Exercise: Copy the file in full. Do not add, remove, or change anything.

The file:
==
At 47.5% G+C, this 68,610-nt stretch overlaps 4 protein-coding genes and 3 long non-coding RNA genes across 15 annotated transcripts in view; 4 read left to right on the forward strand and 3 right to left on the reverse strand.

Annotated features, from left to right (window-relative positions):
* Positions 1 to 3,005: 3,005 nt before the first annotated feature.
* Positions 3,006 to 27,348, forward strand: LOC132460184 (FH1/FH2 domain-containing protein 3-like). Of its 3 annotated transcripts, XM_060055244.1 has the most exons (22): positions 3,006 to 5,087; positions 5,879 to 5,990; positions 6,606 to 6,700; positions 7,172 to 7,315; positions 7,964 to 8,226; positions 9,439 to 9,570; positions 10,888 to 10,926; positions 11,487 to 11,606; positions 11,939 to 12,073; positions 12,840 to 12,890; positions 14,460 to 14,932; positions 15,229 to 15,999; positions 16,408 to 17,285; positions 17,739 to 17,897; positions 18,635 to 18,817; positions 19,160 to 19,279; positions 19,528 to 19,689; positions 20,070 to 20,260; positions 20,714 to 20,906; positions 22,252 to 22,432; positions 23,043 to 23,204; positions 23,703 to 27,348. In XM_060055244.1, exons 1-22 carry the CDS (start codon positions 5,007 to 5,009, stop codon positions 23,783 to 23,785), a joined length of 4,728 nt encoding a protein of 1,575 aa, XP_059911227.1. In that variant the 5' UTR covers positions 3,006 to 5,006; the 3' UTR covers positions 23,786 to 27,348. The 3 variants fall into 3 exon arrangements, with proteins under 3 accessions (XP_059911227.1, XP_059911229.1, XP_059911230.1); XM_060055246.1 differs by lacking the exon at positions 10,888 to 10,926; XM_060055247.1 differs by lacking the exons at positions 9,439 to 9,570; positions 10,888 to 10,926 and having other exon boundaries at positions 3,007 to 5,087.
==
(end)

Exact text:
At 47.5% G+C, this 68,610-nt stretch overlaps 4 protein-coding genes and 3 long non-coding RNA genes across 15 annotated transcripts in view; 4 read left to right on the forward strand and 3 right to left on the reverse strand.

Annotated features, from left to right (window-relative positions):
* Positions 1 to 3,005: 3,005 nt before the first annotated feature.
* Positions 3,006 to 27,348, forward strand: LOC132460184 (FH1/FH2 domain-containing protein 3-like). Of its 3 annotated transcripts, XM_060055244.1 has the most exons (22): positions 3,006 to 5,087; positions 5,879 to 5,990; positions 6,606 to 6,700; positions 7,172 to 7,315; positions 7,964 to 8,226; positions 9,439 to 9,570; positions 10,888 to 10,926; positions 11,487 to 11,606; positions 11,939 to 12,073; positions 12,840 to 12,890; positions 14,460 to 14,932; positions 15,229 to 15,999; positions 16,408 to 17,285; positions 17,739 to 17,897; positions 18,635 to 18,817; positions 19,160 to 19,279; positions 19,528 to 19,689; positions 20,070 to 20,260; positions 20,714 to 20,906; positions 22,252 to 22,432; positions 23,043 to 23,204; positions 23,703 to 27,348. In XM_060055244.1, exons 1-22 carry the CDS (start codon positions 5,007 to 5,009, stop codon positions 23,783 to 23,785), a joined length of 4,728 nt encoding a protein of 1,575 aa, XP_059911227.1. In that variant the 5' UTR covers positions 3,006 to 5,006; the 3' UTR covers positions 23,786 to 27,348. The 3 variants fall into 3 exon arrangements, with proteins under 3 accessions (XP_059911227.1, XP_059911229.1, XP_059911230.1); XM_060055246.1 differs by lacking the exon at positions 10,888 to 10,926; XM_060055247.1 differs by lacking the exons at positions 9,439 to 9,570; positions 10,888 to 10,926 and having other exon boundaries at positions 3,007 to 5,087.